ST. LOUIS, MO. (KPLR) – For these Metro high school students, today was a special mid-day matinee.
'My words are taken right now but if I could meet him that would be awesome,' says Ronise Beasley a sophomore at Metro High.
'What would you say?' asks Patrick Clark.
'How did you do it?' answers Beasley
How he did it is the story, in the new movie 42.
Today the St. Louis Cardinals invited 250 students from Metro High School to see what the Jackie Robinson story is all about.
'The young people viewing this today and across the country are several generations removed from Jackie's story so to have them reminded of the triumph and the change that occurred because of what he accomplished is very important,' says Keith Brooks the Director of Cardinals Care, the ballclub`s charitable arm.
Which is why baseball commissioner Bud Selig is showing the movie in major league cities.
He`s quoted as saying he wants young people to understand, 'A watershed moment in American history and the civil rights movement.'
'It kind of hits home cause you realize that if I was born back then because of my skin color, I would have faced that,' says Ronnel Turner a senior and first baseman for the Metro baseball team. 'It was kind of hard watching and you kind of get a little angry seeing how people were treated back then.'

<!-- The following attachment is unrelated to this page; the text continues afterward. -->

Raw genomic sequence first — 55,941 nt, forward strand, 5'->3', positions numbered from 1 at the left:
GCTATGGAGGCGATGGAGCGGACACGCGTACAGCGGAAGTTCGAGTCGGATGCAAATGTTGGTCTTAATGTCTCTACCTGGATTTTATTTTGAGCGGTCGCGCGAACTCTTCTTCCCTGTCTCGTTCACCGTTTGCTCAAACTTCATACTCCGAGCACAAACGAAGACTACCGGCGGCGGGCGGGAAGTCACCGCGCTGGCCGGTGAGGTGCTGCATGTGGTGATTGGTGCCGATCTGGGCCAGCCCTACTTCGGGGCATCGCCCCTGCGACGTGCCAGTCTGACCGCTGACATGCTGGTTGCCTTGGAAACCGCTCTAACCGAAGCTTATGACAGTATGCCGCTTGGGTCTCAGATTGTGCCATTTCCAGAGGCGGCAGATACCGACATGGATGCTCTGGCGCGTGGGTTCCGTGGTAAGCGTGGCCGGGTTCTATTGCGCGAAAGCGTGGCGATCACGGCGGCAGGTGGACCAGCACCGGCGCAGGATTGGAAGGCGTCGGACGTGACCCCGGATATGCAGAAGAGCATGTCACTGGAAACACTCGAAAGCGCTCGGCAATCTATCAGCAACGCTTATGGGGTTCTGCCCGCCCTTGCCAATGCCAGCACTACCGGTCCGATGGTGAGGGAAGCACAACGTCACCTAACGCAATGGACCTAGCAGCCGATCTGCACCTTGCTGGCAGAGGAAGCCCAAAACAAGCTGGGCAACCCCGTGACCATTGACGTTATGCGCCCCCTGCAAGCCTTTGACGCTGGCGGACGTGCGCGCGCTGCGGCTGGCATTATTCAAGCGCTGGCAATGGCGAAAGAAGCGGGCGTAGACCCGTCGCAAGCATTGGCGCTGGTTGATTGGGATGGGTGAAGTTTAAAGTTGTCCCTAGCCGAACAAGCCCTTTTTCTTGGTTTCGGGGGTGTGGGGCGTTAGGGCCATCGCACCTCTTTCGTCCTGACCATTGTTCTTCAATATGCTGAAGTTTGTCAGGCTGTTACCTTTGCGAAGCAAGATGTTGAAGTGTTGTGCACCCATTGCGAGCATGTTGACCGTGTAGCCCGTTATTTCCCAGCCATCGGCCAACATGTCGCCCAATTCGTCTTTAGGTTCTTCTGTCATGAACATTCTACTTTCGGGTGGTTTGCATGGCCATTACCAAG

'It's a good story because even though we are a mixed school we really don't have that many African-American players on our team,' says teammate Andrew Morris. 'It's a mostly white team even though we have quite a lot of black students at our school.'
'Wow, it really is just wow,' says Beasley. 'Because, I have Caucasian friends and I'm able to chill with them at all times and to think that Jackie Robinson had to dodge them in order for him to keep succeeding is just crazy.'
The Cardinals and MLB will hold another screening of the film 42 next week in O'Fallon, Illinois.
Chances are it will be a movie, and moment in time they won't forget.